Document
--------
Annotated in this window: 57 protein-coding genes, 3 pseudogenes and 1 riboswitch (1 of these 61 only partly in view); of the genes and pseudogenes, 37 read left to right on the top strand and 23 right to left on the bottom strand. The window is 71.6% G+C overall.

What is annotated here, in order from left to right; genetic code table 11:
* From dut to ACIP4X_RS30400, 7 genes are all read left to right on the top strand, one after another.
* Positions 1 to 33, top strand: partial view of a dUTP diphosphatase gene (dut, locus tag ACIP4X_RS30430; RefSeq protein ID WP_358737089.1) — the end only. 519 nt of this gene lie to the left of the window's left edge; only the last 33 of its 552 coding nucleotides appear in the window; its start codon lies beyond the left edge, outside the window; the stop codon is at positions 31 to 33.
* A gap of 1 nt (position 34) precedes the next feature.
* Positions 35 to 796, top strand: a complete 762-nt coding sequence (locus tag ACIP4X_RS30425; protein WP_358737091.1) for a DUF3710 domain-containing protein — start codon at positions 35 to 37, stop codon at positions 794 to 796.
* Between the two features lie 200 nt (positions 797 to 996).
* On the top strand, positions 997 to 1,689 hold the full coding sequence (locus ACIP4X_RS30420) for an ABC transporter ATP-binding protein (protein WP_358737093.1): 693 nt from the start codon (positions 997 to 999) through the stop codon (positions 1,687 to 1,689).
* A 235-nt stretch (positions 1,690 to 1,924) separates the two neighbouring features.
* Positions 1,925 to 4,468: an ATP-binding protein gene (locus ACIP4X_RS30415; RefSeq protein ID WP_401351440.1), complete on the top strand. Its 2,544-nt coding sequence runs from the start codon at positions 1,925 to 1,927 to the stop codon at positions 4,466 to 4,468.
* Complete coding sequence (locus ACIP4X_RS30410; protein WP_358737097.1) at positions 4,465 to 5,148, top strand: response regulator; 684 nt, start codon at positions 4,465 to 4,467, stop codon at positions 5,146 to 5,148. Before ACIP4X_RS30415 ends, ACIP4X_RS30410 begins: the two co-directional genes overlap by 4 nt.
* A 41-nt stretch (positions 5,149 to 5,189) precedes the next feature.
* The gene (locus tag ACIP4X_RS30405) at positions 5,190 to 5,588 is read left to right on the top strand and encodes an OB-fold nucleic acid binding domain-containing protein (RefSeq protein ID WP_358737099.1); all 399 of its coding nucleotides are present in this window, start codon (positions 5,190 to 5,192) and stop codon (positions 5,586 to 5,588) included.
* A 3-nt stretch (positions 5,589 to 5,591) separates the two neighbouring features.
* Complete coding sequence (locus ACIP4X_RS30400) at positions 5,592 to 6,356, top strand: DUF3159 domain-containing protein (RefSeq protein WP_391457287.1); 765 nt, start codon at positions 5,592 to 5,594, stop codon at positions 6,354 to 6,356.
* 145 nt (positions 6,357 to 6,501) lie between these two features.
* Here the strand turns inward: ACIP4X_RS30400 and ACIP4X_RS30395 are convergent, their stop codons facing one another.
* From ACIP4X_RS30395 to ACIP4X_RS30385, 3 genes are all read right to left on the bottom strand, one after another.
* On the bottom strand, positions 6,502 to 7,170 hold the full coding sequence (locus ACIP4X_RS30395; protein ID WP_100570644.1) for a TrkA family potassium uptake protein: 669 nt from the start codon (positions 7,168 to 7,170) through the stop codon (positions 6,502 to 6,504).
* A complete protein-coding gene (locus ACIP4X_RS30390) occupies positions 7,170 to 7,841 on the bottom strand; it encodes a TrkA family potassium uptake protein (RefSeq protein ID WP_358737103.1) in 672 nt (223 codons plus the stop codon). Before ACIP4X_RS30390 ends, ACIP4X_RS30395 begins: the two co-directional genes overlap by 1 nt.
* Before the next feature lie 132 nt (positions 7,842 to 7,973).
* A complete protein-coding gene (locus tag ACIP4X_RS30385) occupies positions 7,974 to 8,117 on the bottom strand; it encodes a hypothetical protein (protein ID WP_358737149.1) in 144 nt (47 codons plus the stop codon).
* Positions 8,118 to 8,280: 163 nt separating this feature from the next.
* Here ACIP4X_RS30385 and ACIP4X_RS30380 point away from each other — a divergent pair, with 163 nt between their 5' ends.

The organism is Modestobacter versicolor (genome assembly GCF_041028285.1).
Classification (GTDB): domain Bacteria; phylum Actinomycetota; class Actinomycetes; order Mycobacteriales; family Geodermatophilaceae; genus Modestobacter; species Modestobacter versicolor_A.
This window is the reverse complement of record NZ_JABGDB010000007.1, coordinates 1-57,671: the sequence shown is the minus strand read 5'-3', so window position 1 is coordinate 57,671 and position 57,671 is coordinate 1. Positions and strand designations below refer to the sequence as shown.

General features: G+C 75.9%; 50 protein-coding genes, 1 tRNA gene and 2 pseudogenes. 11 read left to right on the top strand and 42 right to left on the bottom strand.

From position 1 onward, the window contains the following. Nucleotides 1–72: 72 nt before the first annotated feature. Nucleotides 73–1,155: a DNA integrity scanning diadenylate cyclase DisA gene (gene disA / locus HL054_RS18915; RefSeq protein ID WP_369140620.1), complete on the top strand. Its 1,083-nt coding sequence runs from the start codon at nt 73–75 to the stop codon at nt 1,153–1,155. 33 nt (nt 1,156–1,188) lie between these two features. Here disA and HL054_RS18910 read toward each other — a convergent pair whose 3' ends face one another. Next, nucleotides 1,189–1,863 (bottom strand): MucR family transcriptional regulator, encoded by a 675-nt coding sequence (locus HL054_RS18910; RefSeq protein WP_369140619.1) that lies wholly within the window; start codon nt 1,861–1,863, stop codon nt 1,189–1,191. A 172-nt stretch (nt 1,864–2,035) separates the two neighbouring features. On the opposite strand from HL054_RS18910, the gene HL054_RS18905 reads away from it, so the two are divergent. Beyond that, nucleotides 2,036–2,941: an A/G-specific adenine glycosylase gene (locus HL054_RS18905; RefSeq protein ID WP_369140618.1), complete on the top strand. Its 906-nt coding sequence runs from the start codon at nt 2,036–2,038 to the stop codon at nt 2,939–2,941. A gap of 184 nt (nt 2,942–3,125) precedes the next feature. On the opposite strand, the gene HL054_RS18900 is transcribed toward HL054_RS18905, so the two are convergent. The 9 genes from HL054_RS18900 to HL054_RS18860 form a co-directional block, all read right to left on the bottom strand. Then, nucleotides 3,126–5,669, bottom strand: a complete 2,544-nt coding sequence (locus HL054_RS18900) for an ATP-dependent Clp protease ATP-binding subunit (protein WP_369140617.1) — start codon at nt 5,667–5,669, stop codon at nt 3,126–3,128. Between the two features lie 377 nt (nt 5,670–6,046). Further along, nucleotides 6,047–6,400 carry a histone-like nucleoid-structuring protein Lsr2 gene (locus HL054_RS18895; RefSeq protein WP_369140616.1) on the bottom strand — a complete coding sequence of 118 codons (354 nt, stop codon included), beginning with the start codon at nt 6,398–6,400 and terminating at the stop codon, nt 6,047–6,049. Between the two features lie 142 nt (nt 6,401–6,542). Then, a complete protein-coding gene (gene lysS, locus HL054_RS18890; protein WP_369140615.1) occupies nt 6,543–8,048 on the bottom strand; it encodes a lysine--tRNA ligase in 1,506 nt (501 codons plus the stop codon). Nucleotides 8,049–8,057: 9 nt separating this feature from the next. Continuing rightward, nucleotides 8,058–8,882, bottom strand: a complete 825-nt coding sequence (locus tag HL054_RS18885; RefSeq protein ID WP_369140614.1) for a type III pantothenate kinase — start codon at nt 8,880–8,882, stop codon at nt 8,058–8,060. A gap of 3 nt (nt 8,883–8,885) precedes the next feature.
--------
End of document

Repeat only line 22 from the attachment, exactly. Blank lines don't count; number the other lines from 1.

* A complete protein-coding gene (locus tag ACIP4X_RS30385) occupies positions 7,974 to 8,117 on the bottom strand; it encodes a hypothetical protein (protein ID WP_358737149.1) in 144 nt (47 codons plus the stop codon).